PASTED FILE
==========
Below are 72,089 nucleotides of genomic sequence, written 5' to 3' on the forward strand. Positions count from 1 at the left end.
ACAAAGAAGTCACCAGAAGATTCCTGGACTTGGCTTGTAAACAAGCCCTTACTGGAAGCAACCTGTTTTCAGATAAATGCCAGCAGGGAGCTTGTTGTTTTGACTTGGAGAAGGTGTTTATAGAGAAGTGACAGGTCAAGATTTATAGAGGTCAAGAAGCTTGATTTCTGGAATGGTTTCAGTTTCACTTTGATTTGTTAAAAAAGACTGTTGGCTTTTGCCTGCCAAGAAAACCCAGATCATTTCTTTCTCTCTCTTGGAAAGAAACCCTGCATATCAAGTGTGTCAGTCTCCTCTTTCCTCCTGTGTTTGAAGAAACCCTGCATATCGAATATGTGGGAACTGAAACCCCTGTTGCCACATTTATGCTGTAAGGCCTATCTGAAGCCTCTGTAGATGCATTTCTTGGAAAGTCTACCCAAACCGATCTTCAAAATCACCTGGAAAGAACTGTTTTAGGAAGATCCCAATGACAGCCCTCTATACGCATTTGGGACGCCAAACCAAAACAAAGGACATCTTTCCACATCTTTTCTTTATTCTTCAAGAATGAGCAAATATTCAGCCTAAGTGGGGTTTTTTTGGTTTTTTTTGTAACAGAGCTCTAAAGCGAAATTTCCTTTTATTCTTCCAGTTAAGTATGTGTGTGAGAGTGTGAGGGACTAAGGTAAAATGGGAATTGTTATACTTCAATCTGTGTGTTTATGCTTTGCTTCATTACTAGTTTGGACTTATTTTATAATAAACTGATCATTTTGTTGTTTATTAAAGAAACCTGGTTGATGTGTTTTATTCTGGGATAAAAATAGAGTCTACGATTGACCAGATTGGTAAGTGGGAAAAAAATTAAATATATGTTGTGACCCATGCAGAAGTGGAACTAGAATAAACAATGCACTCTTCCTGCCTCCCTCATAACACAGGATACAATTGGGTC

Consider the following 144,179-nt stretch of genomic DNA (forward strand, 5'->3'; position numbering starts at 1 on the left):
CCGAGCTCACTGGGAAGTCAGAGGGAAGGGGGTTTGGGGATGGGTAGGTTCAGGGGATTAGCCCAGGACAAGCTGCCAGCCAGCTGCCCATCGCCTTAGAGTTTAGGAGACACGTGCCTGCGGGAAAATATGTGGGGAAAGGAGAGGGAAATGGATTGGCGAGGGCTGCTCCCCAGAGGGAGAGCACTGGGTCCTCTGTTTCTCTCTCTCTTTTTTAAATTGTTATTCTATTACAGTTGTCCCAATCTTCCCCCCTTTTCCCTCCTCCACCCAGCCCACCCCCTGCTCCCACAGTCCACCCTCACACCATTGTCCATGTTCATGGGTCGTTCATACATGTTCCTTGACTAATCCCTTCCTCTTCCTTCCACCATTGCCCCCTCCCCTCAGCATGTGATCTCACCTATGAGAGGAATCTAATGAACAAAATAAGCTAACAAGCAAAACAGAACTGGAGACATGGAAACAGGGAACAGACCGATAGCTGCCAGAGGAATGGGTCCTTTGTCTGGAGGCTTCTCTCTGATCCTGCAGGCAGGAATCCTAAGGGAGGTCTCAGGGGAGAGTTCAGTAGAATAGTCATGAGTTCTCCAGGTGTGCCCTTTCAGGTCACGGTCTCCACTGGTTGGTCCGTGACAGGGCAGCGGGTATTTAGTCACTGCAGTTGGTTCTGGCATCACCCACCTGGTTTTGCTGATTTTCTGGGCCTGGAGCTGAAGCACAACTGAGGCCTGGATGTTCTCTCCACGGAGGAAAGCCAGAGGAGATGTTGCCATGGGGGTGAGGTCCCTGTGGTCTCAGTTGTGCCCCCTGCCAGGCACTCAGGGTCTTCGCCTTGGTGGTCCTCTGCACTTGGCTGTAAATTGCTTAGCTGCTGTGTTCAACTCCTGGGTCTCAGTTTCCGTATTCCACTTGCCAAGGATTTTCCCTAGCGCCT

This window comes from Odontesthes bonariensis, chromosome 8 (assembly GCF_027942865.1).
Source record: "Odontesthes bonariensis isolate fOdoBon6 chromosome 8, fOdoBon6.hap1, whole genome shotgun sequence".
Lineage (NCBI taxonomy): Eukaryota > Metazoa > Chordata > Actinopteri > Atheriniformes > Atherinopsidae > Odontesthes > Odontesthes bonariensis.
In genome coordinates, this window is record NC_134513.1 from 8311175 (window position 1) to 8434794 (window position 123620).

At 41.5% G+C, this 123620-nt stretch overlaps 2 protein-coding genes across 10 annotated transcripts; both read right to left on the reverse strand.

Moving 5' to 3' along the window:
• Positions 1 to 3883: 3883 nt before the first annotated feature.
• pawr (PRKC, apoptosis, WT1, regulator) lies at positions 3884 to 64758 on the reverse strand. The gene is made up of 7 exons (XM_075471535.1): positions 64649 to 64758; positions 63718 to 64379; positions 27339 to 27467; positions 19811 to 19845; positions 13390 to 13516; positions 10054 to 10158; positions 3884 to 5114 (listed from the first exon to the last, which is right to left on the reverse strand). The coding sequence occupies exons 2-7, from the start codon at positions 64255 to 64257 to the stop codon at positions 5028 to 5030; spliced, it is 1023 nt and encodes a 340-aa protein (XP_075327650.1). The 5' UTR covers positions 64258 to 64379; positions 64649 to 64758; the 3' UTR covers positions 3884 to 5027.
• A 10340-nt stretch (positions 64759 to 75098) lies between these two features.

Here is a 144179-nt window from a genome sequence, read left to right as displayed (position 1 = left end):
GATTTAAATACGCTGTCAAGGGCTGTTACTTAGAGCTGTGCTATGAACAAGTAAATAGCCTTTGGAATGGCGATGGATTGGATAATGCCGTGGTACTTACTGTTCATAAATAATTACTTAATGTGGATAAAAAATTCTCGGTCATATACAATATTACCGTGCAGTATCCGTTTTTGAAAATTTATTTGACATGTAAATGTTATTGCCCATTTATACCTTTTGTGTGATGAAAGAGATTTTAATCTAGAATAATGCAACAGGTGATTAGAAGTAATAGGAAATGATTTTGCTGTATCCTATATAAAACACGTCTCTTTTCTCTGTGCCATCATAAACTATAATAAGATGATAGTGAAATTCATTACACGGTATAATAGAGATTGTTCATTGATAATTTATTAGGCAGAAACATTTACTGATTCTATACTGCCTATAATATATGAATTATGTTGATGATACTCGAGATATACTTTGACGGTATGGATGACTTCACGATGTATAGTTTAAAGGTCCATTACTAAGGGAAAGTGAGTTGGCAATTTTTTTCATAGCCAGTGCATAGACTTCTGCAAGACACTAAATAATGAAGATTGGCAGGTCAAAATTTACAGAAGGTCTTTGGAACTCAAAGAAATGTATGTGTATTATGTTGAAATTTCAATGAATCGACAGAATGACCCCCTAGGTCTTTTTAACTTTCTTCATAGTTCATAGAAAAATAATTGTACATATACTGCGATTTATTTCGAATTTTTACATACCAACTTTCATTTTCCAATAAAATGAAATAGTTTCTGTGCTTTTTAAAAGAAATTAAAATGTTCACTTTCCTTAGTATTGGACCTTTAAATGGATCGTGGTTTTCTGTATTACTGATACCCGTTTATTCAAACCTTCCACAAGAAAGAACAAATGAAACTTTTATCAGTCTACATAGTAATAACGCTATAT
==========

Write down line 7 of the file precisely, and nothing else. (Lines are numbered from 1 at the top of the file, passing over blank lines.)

Lineage (NCBI taxonomy): Eukaryota > Metazoa > Chordata > Actinopteri > Atheriniformes > Atherinopsidae > Odontesthes > Odontesthes bonariensis.